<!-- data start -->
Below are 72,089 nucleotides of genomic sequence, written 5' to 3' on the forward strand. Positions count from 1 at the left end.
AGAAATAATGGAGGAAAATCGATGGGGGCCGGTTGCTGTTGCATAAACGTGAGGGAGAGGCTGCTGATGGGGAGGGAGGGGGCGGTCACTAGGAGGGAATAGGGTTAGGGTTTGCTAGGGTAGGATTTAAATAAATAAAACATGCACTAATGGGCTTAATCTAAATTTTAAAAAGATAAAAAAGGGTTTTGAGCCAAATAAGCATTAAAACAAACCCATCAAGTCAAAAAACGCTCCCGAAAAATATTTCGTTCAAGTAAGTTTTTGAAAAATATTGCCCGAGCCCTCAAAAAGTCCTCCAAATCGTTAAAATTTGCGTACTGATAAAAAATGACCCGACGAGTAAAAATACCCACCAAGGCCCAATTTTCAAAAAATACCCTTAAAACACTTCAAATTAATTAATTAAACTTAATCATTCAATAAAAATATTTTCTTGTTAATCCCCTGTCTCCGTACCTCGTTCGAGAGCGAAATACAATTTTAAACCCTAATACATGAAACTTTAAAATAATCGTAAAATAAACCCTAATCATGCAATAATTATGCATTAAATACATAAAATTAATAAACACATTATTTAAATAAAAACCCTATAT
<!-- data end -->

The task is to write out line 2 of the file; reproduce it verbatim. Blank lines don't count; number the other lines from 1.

AGAAATAATGGAGGAAAATCGATGGGGGCCGGTTGCTGTTGCATAAACGTGAGGGAGAGGCTGCTGATGGGGAGGGAGGGGGCGGTCACTAGGAGGGAATAGGGTTAGGGTTTGCTAGGGTAGGATTTAAATAAATAAAACATGCACTAATGGGCTTAATCTAAATTTTAAAAAGATAAAAAAGGGTTTTGAGCCAAATAAGCATTAAAACAAACCCATCAAGTCAAAAAACGCTCCCGAAAAATATTTCGTTCAAGTAAGTTTTTGAAAAATATTGCCCGAGCCCTCAAAAAGTCCTCCAAATCGTTAAAATTTGCGTACTGATAAAAAATGACCCGACGAGTAAAAATACCCACCAAGGCCCAATTTTCAAAAAATACCCTTAAAACACTTCAAATTAATTAATTAAACTTAATCATTCAATAAAAATATTTTCTTGTTAATCCCCTGTCTCCGTACCTCGTTCGAGAGCGAAATACAATTTTAAACCCTAATACATGAAACTTTAAAATAATCGTAAAATAAACCCTAATCATGCAATAATTATGCATTAAATACATAAAATTAATAAACACATTATTTAAATAAAAACCCTATAT